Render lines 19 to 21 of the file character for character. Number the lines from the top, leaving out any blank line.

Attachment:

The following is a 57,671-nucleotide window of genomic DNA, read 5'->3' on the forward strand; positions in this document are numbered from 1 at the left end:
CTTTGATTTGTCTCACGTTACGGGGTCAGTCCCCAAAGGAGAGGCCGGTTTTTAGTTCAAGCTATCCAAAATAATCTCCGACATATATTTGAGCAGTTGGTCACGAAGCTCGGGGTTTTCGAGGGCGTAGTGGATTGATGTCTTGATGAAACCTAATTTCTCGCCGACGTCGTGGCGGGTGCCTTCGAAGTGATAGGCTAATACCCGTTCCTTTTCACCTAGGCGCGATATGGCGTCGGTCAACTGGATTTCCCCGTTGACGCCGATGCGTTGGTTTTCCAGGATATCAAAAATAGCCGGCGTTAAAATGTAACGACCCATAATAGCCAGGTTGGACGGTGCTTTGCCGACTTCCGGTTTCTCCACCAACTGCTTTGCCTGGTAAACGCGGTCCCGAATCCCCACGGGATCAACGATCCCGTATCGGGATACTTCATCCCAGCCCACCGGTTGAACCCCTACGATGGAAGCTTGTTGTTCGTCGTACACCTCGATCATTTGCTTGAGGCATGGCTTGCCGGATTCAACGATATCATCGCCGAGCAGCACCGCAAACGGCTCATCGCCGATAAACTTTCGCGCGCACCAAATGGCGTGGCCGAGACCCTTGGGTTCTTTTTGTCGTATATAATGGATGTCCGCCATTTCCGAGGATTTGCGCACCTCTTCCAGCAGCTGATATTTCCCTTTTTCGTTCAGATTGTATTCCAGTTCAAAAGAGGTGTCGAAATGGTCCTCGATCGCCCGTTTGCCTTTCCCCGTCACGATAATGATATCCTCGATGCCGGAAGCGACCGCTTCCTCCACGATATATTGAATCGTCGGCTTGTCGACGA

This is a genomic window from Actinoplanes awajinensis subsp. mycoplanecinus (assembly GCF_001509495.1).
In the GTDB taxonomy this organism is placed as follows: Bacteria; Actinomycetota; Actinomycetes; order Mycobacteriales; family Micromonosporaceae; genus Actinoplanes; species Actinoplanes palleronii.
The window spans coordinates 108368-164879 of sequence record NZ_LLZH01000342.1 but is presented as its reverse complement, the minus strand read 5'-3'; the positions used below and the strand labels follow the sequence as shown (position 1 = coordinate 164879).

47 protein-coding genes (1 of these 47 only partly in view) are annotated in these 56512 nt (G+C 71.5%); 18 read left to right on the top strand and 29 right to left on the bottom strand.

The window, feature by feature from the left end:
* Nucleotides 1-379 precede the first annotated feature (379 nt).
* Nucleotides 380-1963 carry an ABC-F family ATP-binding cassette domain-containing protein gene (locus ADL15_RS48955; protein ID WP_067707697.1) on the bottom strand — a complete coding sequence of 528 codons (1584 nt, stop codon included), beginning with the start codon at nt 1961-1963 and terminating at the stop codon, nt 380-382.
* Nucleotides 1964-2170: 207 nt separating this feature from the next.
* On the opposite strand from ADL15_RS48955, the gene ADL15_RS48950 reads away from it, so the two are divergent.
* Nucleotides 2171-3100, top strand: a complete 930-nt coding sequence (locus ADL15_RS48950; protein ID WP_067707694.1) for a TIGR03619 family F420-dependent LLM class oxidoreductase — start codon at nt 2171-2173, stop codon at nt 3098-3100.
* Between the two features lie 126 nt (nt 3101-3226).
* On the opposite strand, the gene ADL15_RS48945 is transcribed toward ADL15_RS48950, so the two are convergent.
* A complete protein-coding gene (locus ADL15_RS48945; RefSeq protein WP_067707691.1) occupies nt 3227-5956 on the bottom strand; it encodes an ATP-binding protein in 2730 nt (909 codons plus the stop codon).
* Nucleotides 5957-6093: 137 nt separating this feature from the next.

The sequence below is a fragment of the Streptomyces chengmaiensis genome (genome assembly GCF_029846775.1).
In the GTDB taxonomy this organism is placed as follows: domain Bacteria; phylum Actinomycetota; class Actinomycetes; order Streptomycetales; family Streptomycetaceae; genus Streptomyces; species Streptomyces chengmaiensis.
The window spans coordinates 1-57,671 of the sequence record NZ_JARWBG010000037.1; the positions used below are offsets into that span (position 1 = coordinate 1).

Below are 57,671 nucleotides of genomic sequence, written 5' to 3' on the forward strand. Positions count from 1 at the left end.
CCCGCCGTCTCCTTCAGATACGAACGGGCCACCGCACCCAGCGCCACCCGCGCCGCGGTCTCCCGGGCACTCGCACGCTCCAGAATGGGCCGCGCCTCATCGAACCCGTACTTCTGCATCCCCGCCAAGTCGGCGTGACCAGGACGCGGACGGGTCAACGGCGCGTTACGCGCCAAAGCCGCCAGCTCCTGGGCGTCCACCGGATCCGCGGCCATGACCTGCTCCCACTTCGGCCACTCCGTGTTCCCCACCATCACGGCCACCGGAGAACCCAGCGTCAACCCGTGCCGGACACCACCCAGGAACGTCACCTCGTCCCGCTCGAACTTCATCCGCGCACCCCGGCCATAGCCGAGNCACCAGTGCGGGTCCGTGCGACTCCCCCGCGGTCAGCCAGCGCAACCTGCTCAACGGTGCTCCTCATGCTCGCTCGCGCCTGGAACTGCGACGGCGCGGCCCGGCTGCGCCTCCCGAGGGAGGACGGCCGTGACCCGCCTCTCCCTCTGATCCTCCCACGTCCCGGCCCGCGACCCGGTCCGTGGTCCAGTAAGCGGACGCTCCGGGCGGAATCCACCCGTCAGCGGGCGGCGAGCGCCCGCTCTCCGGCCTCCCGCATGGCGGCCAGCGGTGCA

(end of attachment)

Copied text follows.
The window spans coordinates 1-57,671 of the sequence record NZ_JARWBG010000037.1; the positions used below are offsets into that span (position 1 = coordinate 1).

Below are 57,671 nucleotides of genomic sequence, written 5' to 3' on the forward strand. Positions count from 1 at the left end.
CCCGCCGTCTCCTTCAGATACGAACGGGCCACCGCACCCAGCGCCACCCGCGCCGCGGTCTCCCGGGCACTCGCACGCTCCAGAATGGGCCGCGCCTCATCGAACCCGTACTTCTGCATCCCCGCCAAGTCGGCGTGACCAGGACGCGGACGGGTCAACGGCGCGTTACGCGCCAAAGCCGCCAGCTCCTGGGCGTCCACCGGATCCGCGGCCATGACCTGCTCCCACTTCGGCCACTCCGTGTTCCCCACCATCACGGCCACCGGAGAACCCAGCGTCAACCCGTGCCGGACACCACCCAGGAACGTCACCTCGTCCCGCTCGAACTTCATCCGCGCACCCCGGCCATAGCCGAGNCACCAGTGCGGGTCCGTGCGACTCCCCCGCGGTCAGCCAGCGCAACCTGCTCAACGGTGCTCCTCATGCTCGCTCGCGCCTGGAACTGCGACGGCGCGGCCCGGCTGCGCCTCCCGAGGGAGGACGGCCGTGACCCGCCTCTCCCTCTGATCCTCCCACGTCCCGGCCCGCGACCCGGTCCGTGGTCCAGTAAGCGGACGCTCCGGGCGGAATCCACCCGTCAGCGGGCGGCGAGCGCCCGCTCTCCGGCCTCCCGCATGGCGGCCAGCGGTGCA